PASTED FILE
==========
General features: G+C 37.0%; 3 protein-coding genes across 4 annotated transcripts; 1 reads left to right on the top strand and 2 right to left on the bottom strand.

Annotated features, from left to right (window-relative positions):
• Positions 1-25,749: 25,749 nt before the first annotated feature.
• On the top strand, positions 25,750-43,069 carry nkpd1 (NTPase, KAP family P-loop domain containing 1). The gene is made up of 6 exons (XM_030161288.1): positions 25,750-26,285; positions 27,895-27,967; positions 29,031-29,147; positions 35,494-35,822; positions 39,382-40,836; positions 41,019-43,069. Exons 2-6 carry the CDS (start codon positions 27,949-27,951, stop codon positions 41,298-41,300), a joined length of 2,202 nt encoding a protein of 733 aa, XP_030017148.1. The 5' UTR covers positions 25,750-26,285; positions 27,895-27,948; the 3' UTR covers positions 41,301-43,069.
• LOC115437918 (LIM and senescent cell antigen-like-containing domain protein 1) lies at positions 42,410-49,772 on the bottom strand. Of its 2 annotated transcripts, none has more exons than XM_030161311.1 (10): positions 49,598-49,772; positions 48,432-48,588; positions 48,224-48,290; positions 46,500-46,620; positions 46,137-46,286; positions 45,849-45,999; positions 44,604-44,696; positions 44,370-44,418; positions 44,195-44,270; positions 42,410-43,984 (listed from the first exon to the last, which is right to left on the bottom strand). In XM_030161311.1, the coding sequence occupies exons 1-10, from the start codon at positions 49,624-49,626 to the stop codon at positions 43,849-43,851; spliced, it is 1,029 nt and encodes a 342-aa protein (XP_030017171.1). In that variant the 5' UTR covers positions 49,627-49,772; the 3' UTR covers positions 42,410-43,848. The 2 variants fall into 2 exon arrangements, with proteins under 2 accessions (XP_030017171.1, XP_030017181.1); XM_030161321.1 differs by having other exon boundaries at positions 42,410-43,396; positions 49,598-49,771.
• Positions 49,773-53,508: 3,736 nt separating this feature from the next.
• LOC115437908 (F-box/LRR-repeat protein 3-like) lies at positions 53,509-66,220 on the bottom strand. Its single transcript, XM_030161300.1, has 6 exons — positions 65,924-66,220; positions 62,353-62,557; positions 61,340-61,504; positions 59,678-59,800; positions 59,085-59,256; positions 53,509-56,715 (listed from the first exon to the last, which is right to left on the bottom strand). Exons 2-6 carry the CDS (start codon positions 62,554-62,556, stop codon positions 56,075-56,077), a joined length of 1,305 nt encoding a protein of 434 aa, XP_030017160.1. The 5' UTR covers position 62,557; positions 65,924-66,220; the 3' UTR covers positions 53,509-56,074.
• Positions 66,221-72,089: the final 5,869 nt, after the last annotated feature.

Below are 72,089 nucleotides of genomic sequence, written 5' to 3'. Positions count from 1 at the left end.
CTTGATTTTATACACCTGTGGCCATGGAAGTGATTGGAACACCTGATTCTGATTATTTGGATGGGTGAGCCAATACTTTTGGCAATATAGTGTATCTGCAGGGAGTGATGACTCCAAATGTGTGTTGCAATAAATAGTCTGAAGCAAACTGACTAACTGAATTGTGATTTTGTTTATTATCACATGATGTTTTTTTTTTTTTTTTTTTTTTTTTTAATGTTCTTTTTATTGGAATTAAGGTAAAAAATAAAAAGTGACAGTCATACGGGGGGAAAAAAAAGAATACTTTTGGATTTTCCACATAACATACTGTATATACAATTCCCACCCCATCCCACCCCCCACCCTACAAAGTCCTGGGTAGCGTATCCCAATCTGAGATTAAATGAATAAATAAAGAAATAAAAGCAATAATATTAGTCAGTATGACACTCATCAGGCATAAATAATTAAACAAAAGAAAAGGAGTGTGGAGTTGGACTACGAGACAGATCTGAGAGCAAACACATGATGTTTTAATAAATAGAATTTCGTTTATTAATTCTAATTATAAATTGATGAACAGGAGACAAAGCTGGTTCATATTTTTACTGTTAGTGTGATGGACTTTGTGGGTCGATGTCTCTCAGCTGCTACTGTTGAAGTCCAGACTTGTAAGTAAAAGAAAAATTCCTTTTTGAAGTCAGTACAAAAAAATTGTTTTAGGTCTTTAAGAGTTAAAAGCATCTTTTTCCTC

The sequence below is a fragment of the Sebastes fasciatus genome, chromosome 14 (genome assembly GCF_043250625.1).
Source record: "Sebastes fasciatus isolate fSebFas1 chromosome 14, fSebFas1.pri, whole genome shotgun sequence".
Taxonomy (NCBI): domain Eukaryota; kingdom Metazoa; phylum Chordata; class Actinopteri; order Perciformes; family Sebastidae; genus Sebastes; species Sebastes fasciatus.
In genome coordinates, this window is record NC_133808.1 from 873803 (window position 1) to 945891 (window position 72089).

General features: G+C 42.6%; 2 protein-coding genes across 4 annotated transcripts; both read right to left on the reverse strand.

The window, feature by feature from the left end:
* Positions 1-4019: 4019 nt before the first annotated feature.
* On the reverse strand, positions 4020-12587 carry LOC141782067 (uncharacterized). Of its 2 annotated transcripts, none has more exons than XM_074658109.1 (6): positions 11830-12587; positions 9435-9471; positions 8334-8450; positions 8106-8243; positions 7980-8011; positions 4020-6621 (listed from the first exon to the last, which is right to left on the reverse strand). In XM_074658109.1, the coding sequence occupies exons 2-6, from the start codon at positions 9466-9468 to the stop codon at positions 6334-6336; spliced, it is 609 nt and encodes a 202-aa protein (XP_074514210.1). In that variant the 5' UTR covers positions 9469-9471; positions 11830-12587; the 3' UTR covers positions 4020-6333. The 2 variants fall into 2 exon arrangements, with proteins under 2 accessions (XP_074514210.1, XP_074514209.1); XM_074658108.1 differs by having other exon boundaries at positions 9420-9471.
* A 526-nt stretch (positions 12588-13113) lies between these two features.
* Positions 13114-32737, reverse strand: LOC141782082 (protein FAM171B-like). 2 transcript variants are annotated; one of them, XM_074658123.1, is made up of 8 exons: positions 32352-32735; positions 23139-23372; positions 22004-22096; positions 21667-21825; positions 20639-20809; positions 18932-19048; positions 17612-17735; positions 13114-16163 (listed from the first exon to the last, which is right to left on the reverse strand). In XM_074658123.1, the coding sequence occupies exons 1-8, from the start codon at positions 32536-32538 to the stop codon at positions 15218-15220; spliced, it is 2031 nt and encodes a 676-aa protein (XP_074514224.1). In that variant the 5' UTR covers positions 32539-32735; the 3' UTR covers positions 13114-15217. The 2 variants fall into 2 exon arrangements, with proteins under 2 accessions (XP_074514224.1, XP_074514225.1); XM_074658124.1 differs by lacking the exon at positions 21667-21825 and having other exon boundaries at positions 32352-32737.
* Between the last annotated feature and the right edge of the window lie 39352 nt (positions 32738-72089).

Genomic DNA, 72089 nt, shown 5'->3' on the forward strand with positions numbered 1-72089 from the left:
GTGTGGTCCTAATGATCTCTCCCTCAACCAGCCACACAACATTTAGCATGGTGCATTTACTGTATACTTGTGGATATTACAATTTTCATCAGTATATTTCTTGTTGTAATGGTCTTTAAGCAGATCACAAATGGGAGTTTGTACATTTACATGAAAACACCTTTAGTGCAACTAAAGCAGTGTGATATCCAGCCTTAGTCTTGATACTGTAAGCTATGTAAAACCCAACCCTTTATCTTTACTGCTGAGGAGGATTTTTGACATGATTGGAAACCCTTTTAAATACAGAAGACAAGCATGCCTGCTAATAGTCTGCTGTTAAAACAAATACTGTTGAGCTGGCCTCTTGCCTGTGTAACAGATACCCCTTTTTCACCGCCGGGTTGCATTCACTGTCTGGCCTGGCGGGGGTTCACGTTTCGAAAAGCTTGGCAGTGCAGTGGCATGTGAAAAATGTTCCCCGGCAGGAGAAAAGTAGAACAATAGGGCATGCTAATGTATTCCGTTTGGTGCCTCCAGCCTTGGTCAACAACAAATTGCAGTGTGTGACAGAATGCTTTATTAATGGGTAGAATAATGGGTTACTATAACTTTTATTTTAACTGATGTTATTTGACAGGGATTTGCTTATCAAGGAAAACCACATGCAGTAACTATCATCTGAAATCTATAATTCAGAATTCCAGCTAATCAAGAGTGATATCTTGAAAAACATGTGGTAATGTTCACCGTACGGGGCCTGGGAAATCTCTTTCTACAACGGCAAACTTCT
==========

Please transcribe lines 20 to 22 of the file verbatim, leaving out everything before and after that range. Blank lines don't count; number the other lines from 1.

* Positions 13114-32737, reverse strand: LOC141782082 (protein FAM171B-like). 2 transcript variants are annotated; one of them, XM_074658123.1, is made up of 8 exons: positions 32352-32735; positions 23139-23372; positions 22004-22096; positions 21667-21825; positions 20639-20809; positions 18932-19048; positions 17612-17735; positions 13114-16163 (listed from the first exon to the last, which is right to left on the reverse strand). In XM_074658123.1, the coding sequence occupies exons 1-8, from the start codon at positions 32536-32538 to the stop codon at positions 15218-15220; spliced, it is 2031 nt and encodes a 676-aa protein (XP_074514224.1). In that variant the 5' UTR covers positions 32539-32735; the 3' UTR covers positions 13114-15217. The 2 variants fall into 2 exon arrangements, with proteins under 2 accessions (XP_074514224.1, XP_074514225.1); XM_074658124.1 differs by lacking the exon at positions 21667-21825 and having other exon boundaries at positions 32352-32737.
* Between the last annotated feature and the right edge of the window lie 39352 nt (positions 32738-72089).

Genomic DNA, 72089 nt, shown 5'->3' on the forward strand with positions numbered 1-72089 from the left: